A Port Alberni vet will trade domestic pet care for dairy medicine this winter, travelling to Uganda in a volunteer stint for Veterinarians Without Borders (VWB).
Roberta Templeton, who joined clinic staff at Manzini Animal Hospital on Margaret Street last year, will start 2020 at the co-operatively run Inclusive Dairy Enterprise in Mbarara, Uganda. She’s getting set to take a volunteer-service vacation with her husband, Jared Watson, a vet who practises on the Island’s east coast.
“The nutritional issue is going to be a big one,” Templeton said. “And animals that don’t feed a lot don’t milk a lot.”
An animal health equivalent to Doctors Without Borders, VWB Canada is an Ottawa-based non-profit founded 15 years ago and funded by Global Affairs Canada. One of its programs, Volunteers for Healthy Animals and Healthy Communities, focuses on animal care as instrumental to assisting rural communities in Canada’s North and abroad.
While this is her first stint with VWB, Templeton is no stranger to travel abroad or to large-animal vet practice, particularly when it comes to bovines. She grew up on a purebred cattle operation in southwestern Alberta with 180 head of cattle on a 1,000-hectare ranch.
“I was a crazy 4-H kid,” she said. “I had a very rural upbringing.”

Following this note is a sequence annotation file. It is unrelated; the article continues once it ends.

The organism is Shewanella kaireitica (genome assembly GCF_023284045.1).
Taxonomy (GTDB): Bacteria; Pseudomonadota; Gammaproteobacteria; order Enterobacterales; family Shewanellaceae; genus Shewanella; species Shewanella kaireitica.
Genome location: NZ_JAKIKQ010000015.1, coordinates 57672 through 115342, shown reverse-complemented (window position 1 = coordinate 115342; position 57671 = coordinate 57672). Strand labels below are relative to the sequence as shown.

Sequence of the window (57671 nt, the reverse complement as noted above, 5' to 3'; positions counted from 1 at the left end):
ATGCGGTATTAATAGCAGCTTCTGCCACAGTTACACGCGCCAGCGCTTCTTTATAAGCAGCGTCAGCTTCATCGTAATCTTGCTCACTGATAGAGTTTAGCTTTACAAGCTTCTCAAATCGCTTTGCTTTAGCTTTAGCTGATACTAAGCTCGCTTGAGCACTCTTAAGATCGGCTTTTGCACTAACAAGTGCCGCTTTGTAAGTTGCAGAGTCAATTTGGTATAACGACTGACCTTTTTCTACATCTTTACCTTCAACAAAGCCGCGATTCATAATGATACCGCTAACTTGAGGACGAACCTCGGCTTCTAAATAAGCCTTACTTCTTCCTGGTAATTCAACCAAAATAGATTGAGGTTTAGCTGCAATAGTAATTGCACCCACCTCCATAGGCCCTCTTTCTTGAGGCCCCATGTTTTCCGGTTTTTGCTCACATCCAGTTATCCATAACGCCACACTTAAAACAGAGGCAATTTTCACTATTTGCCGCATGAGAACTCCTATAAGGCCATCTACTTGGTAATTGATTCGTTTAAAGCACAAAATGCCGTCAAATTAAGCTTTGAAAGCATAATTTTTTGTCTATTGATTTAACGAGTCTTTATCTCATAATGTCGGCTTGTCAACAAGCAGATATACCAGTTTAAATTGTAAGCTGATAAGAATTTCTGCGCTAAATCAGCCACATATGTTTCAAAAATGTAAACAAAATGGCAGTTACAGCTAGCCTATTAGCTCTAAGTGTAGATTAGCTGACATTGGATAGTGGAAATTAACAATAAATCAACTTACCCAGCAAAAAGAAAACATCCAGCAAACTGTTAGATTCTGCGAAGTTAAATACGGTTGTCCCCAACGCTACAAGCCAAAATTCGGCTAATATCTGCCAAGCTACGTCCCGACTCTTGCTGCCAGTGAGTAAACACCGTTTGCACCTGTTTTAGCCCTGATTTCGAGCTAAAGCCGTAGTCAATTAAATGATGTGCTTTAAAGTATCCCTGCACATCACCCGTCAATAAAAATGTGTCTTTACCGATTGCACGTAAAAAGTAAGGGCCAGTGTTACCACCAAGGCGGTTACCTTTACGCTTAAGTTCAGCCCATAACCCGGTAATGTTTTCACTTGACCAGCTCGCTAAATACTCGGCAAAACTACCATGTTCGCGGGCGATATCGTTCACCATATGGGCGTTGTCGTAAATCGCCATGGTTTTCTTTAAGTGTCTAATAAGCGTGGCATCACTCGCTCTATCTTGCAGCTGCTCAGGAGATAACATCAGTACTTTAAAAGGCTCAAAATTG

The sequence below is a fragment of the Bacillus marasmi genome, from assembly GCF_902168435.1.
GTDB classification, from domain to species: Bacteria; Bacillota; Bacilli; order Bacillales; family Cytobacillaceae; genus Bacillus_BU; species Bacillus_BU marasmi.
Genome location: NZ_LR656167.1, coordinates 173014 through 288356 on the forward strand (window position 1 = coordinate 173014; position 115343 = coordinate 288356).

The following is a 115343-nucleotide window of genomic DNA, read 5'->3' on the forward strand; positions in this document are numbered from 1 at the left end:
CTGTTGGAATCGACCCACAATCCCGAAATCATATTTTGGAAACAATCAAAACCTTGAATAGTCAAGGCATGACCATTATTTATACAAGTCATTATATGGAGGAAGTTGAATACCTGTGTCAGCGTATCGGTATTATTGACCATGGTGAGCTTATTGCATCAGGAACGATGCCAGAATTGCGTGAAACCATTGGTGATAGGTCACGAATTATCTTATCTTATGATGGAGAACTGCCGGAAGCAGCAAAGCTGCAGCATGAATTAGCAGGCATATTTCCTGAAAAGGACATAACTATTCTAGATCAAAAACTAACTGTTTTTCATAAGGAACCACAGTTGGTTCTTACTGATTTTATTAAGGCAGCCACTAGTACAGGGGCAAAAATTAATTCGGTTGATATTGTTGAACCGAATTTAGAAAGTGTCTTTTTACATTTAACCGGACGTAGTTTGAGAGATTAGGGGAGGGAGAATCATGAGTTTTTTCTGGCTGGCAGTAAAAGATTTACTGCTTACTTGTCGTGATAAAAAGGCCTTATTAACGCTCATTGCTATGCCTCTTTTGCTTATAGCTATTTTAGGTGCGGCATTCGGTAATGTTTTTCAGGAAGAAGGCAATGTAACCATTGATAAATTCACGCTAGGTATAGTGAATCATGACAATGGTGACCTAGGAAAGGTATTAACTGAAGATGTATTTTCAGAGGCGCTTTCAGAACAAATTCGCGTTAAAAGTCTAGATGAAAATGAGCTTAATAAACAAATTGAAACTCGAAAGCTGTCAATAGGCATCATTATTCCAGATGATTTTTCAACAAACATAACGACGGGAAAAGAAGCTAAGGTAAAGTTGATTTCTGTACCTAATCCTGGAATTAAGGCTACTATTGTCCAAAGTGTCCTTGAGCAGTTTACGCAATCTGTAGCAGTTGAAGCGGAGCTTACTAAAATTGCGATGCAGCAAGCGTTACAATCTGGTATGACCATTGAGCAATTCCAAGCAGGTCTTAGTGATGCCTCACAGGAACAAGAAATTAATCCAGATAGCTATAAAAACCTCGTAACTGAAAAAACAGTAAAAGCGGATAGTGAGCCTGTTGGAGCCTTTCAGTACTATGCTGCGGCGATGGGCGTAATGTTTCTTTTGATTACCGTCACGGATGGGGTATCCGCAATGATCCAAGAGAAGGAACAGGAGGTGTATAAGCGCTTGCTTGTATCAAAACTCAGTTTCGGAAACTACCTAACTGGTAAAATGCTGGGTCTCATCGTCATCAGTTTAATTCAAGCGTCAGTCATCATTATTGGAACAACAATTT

She went on to study vet medicine before graduating and expanding her dairy knowledge at New York State’s Summer Dairy Institute. Describing herself as “a bit nomadic,” she has travelled extensively to Southeast Asia and South America and spent 10 months on a veterinary working holiday in New Zealand.
Watson and Templeton will work on a practical demonstration farm funded by a Dutch NGO with the aims of training thousands of farmers and increasing agricultural participation among women and youth. Agriculture remains the dominant industry in Uganda, where millions subsist on less than $1.25 a day. The country is still coping with the devastation caused by years of HIV/AIDS infection and a brutal insurgency.
Templeton describes the assistance as basic vet practice in support of village farmers with as few as two or three cattle — subsistence farming. According to VWB, 90 percent of livestock in the global south are raised by subsistence farmers, mostly women, who often have limited access to animal health services.
The couple spends a month on the farm before travelling on their own in East Africa.
As part of their commitment to VWB, the couple is required to raise $2,000 apiece, which covers pre-trip preparation in Ottawa.
“We’re doing a bit of a fundraising drive right now,” including a donation cup and basket raffle at Manzini Animal Hospital as well as an online web page at www.vetswithoutborders.ca/v4h2-roberta-templeton. Donations have come primarily from clinic clientele while others may feel inclined to lend support as well, she said.
The veterinary couple departs for Africa in January. In the meantime, Templeton is looking forward to “dusting off” her big-animal vet skills.
“I do miss cows sometimes. Cows are noble creatures, cool and calm.”